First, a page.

My parents who adopted me as an infant (who actually were my grandparents) were scarred for life by the Great Depression. They had been married for about seven weeks when it happened, and they pretty much lost what little bit they had accumulated in life to that point. For the rest of their days, they were fiscal conservatives in every way, spending money only when necessary, diligently sticking to budgets, ever with a sense that what happened once could happen again.
Even so, they were diligently generous toward God, the church, and varied Christian causes – giving a minimum of 10%, even in the darkest days of the Depression. My folks trusted that God would take care of them, and surely He did with more than sufficient supply.
Being rich is not evil. But hoarding riches as your security in life is wrong. James wrote to such a crowd as this, chastising them for their self-centered approach to life, while warning them of the pending doom for not trusting in God alone …
James 5:1 – Now listen, you rich people, weep and wail because of the misery that is coming on you. 2 Your wealth has rotted, and moths have eaten your clothes. 3 Your gold and silver are corroded. Their corrosion will testify against you and eat your flesh like fire. You have hoarded wealth in the last days. 4 Look! The wages you failed to pay the workers who mowed your fields are crying out against you. The cries of the harvesters have reached the ears of the Lord Almighty. 5 You have lived on earth in luxury and self-indulgence. You have fattened yourselves in the day of slaughter. 6 You have condemned and murdered the innocent one, who was not opposing you.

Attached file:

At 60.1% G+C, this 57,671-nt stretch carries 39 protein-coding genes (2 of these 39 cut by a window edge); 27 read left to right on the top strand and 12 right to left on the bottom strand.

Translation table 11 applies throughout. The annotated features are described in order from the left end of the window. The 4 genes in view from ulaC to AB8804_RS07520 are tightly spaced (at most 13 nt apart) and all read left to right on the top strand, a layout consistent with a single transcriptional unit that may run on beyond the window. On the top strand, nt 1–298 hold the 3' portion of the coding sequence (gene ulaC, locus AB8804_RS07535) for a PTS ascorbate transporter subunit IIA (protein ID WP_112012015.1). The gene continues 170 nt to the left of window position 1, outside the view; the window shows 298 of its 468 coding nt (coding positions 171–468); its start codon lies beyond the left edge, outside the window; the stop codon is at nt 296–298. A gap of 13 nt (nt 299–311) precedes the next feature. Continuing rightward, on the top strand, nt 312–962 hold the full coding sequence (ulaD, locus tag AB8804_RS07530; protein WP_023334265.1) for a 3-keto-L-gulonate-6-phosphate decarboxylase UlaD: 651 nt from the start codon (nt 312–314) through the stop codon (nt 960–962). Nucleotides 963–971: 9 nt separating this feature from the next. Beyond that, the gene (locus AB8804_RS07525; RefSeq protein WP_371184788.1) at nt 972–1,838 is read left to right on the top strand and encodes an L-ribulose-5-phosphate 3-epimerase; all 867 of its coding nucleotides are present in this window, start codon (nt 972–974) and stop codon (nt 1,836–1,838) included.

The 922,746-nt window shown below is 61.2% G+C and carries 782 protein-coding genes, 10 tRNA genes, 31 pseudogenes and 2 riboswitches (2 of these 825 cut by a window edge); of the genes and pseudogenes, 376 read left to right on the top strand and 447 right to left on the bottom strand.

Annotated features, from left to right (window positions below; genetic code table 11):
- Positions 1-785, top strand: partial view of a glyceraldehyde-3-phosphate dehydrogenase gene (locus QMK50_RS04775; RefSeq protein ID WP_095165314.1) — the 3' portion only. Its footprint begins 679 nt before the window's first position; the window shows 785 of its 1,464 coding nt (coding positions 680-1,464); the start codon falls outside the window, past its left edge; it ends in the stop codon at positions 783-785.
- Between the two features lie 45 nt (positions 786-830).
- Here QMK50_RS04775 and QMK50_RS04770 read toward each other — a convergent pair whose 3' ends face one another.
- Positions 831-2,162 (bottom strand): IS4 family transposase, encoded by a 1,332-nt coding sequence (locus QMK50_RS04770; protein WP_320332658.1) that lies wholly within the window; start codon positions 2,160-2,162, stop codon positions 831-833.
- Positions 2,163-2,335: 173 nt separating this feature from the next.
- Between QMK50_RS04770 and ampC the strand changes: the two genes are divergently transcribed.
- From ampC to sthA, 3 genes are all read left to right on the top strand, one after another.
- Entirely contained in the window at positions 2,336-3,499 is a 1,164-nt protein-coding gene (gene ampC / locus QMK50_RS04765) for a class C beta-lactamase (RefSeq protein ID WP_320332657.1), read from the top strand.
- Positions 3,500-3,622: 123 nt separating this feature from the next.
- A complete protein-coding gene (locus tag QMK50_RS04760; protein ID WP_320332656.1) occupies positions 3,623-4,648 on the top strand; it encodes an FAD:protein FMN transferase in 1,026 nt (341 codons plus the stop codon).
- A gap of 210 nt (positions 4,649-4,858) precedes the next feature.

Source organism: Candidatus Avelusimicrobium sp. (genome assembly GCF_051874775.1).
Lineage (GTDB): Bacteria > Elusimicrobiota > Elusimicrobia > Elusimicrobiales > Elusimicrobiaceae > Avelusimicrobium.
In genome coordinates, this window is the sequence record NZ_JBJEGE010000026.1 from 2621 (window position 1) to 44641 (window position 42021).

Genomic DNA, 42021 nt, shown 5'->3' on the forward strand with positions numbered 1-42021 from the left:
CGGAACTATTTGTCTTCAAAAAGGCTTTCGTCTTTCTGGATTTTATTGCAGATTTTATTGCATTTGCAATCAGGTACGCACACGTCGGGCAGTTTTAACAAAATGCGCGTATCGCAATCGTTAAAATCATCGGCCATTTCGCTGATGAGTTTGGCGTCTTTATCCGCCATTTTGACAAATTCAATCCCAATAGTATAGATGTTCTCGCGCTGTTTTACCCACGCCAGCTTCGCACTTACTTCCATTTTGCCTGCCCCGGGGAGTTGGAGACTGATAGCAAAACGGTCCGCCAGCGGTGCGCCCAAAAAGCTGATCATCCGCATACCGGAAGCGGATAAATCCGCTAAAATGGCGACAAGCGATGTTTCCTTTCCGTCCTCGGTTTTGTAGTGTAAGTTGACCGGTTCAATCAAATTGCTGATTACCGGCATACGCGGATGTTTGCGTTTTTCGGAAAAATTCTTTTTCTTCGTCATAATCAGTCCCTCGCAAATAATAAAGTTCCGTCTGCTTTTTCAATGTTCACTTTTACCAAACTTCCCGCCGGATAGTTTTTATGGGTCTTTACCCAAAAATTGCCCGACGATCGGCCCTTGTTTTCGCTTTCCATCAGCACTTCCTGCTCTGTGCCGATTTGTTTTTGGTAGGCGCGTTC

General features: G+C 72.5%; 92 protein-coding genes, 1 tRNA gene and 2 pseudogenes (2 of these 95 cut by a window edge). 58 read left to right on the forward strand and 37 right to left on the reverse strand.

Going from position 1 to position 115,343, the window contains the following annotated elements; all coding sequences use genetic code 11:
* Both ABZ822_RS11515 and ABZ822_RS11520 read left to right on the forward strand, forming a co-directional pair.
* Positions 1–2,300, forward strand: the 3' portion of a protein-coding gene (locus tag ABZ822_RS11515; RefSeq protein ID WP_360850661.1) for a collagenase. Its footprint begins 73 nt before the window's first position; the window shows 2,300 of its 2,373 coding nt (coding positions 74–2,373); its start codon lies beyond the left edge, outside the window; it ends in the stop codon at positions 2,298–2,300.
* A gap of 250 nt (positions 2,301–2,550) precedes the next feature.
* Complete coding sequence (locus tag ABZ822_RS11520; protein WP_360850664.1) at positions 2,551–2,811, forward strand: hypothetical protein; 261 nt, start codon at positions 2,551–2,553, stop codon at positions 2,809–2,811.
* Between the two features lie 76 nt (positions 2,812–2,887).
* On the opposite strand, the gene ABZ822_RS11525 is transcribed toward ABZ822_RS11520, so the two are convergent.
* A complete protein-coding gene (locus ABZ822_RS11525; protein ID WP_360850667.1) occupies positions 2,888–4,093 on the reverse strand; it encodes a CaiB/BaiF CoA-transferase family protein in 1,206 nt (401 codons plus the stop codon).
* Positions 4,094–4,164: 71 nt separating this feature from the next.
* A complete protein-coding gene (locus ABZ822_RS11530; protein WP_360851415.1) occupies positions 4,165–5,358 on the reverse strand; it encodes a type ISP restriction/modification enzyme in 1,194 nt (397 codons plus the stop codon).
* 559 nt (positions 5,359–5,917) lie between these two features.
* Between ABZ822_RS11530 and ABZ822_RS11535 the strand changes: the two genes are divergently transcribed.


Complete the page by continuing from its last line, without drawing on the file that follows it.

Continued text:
You’ve probably looked around at TSF and noticed that we don’t have any particularly wealthy people. We do have lots of people who are more than sufficiently blessed, especially by standards of the majority of folks around the world and of the material condition of mankind over the years. We can afford some generosity, even as what abundance we have is not massive nor guaranteed from being totally lost in some downturn. But even in that event, we can trust God to meet our needs.
Over the years you have probably heard or read some of my comments about the little slice of life that I had during my Dallas Seminary years of living among the rich and serving as a staff pastor for an extraordinarily wealthy congregation. There I encountered two types of wealthy folks: those who held onto it lightly, and those who firmly grasped it in fear of loss (during a time that was an economic downturn). The latter of these rich people were not a lot of fun to be with; they were worried all the time and oppressed by having to guard their wealth. The former type were great fun to be with! They were generous and joyful – knowing that it was only because of God’s blessing that they had what they enjoyed; and even when several of them lost most everything in their businesses, their disposition and character never changed. They believed God could prosper them again, and if not, they were fine with that. And this is the attitude to have.